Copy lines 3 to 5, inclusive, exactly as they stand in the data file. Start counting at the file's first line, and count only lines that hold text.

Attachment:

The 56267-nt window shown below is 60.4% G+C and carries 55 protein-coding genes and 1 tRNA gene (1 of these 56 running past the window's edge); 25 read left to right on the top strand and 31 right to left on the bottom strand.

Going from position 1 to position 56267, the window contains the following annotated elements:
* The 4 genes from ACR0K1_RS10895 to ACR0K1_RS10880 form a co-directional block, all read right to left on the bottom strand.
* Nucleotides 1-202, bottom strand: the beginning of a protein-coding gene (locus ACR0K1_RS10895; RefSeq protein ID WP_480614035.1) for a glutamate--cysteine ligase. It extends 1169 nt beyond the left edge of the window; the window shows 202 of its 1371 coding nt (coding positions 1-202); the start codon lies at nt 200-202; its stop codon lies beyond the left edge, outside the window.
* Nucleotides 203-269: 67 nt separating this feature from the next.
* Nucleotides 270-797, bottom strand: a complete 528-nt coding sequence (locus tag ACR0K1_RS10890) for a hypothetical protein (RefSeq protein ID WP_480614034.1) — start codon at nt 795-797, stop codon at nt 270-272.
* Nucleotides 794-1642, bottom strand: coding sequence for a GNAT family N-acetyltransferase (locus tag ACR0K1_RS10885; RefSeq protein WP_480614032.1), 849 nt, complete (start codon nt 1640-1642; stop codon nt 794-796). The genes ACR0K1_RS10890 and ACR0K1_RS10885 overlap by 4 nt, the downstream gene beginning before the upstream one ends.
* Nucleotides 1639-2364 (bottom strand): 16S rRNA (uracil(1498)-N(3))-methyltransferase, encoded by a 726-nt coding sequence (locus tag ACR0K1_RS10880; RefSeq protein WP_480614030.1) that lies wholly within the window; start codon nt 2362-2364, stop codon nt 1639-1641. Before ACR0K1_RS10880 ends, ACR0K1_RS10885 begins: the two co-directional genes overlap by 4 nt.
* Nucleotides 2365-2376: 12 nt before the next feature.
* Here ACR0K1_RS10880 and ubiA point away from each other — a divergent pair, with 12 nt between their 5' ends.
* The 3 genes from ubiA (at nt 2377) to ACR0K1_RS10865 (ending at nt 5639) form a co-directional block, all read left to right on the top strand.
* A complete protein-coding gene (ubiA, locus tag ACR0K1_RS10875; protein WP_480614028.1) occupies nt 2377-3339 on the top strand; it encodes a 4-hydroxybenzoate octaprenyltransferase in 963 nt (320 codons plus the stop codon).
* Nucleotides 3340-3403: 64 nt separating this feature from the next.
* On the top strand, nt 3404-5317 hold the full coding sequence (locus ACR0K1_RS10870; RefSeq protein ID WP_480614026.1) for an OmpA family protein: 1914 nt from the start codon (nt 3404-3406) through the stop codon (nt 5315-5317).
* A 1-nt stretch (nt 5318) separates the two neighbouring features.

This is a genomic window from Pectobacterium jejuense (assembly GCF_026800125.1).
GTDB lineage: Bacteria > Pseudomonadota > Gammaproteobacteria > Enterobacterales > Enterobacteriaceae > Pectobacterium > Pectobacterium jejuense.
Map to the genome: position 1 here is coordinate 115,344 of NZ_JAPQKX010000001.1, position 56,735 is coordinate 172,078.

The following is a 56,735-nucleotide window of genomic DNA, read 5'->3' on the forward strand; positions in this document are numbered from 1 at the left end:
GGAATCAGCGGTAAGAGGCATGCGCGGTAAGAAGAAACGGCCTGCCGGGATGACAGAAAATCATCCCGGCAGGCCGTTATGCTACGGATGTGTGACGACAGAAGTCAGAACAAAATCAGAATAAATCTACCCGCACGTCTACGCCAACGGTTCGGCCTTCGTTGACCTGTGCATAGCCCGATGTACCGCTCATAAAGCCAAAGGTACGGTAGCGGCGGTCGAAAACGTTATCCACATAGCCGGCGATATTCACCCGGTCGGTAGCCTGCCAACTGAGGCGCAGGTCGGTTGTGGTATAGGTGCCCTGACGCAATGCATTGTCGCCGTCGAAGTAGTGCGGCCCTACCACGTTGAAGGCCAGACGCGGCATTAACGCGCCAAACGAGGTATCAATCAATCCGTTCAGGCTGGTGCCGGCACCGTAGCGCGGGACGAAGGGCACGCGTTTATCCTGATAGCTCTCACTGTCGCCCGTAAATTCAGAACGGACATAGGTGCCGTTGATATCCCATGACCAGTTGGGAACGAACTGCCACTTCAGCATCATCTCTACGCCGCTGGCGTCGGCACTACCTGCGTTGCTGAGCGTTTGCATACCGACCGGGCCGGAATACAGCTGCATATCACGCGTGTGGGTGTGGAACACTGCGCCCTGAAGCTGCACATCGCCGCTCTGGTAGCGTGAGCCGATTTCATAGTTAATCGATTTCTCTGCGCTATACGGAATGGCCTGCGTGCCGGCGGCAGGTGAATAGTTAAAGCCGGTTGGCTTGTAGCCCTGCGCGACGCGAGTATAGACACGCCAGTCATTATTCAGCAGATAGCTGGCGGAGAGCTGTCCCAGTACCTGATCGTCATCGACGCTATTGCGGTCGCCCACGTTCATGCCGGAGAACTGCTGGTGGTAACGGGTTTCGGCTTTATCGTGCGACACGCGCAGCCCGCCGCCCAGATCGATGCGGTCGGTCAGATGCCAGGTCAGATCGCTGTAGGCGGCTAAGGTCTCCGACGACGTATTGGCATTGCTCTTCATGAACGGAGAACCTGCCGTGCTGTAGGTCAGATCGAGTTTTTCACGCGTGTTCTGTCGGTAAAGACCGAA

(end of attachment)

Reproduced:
* The 4 genes from ACR0K1_RS10895 to ACR0K1_RS10880 form a co-directional block, all read right to left on the bottom strand.
* Nucleotides 1-202, bottom strand: the beginning of a protein-coding gene (locus ACR0K1_RS10895; RefSeq protein ID WP_480614035.1) for a glutamate--cysteine ligase. It extends 1169 nt beyond the left edge of the window; the window shows 202 of its 1371 coding nt (coding positions 1-202); the start codon lies at nt 200-202; its stop codon lies beyond the left edge, outside the window.
* Nucleotides 203-269: 67 nt separating this feature from the next.